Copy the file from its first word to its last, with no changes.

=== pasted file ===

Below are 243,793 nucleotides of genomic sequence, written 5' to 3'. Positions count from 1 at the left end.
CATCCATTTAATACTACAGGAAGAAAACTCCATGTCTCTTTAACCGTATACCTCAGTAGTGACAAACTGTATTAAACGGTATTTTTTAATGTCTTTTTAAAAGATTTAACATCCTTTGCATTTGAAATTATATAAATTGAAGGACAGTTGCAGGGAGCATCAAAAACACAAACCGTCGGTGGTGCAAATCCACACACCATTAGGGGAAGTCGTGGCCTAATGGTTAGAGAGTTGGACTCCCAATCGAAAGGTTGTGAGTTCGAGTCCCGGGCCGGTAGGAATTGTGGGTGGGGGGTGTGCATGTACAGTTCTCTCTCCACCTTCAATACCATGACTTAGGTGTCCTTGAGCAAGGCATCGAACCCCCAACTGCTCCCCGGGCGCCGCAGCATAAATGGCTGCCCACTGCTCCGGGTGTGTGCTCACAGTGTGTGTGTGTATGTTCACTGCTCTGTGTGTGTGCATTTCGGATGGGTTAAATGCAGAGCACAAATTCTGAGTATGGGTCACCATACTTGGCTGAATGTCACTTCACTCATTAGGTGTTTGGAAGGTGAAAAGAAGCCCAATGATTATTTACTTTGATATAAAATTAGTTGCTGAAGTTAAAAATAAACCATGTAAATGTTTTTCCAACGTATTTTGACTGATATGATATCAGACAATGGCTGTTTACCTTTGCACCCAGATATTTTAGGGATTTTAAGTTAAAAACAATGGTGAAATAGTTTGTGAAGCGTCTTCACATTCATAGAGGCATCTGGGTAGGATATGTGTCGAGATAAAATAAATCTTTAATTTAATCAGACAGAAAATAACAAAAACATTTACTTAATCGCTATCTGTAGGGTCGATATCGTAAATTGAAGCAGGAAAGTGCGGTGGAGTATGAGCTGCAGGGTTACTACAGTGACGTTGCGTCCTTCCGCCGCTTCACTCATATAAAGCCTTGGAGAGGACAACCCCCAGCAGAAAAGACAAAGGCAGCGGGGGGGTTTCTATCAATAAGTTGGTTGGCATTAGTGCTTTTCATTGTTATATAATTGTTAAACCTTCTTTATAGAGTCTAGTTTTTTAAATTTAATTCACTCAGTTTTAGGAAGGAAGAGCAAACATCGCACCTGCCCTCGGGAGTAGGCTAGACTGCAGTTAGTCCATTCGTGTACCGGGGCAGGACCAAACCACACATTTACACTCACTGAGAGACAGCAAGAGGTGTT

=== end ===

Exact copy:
Below are 243,793 nucleotides of genomic sequence, written 5' to 3'. Positions count from 1 at the left end.
CATCCATTTAATACTACAGGAAGAAAACTCCATGTCTCTTTAACCGTATACCTCAGTAGTGACAAACTGTATTAAACGGTATTTTTTAATGTCTTTTTAAAAGATTTAACATCCTTTGCATTTGAAATTATATAAATTGAAGGACAGTTGCAGGGAGCATCAAAAACACAAACCGTCGGTGGTGCAAATCCACACACCATTAGGGGAAGTCGTGGCCTAATGGTTAGAGAGTTGGACTCCCAATCGAAAGGTTGTGAGTTCGAGTCCCGGGCCGGTAGGAATTGTGGGTGGGGGGTGTGCATGTACAGTTCTCTCTCCACCTTCAATACCATGACTTAGGTGTCCTTGAGCAAGGCATCGAACCCCCAACTGCTCCCCGGGCGCCGCAGCATAAATGGCTGCCCACTGCTCCGGGTGTGTGCTCACAGTGTGTGTGTGTATGTTCACTGCTCTGTGTGTGTGCATTTCGGATGGGTTAAATGCAGAGCACAAATTCTGAGTATGGGTCACCATACTTGGCTGAATGTCACTTCACTCATTAGGTGTTTGGAAGGTGAAAAGAAGCCCAATGATTATTTACTTTGATATAAAATTAGTTGCTGAAGTTAAAAATAAACCATGTAAATGTTTTTCCAACGTATTTTGACTGATATGATATCAGACAATGGCTGTTTACCTTTGCACCCAGATATTTTAGGGATTTTAAGTTAAAAACAATGGTGAAATAGTTTGTGAAGCGTCTTCACATTCATAGAGGCATCTGGGTAGGATATGTGTCGAGATAAAATAAATCTTTAATTTAATCAGACAGAAAATAACAAAAACATTTACTTAATCGCTATCTGTAGGGTCGATATCGTAAATTGAAGCAGGAAAGTGCGGTGGAGTATGAGCTGCAGGGTTACTACAGTGACGTTGCGTCCTTCCGCCGCTTCACTCATATAAAGCCTTGGAGAGGACAACCCCCAGCAGAAAAGACAAAGGCAGCGGGGGGGTTTCTATCAATAAGTTGGTTGGCATTAGTGCTTTTCATTGTTATATAATTGTTAAACCTTCTTTATAGAGTCTAGTTTTTTAAATTTAATTCACTCAGTTTTAGGAAGGAAGAGCAAACATCGCACCTGCCCTCGGGAGTAGGCTAGACTGCAGTTAGTCCATTCGTGTACCGGGGCAGGACCAAACCACACATTTACACTCACTGAGAGACAGCAAGAGGTGTT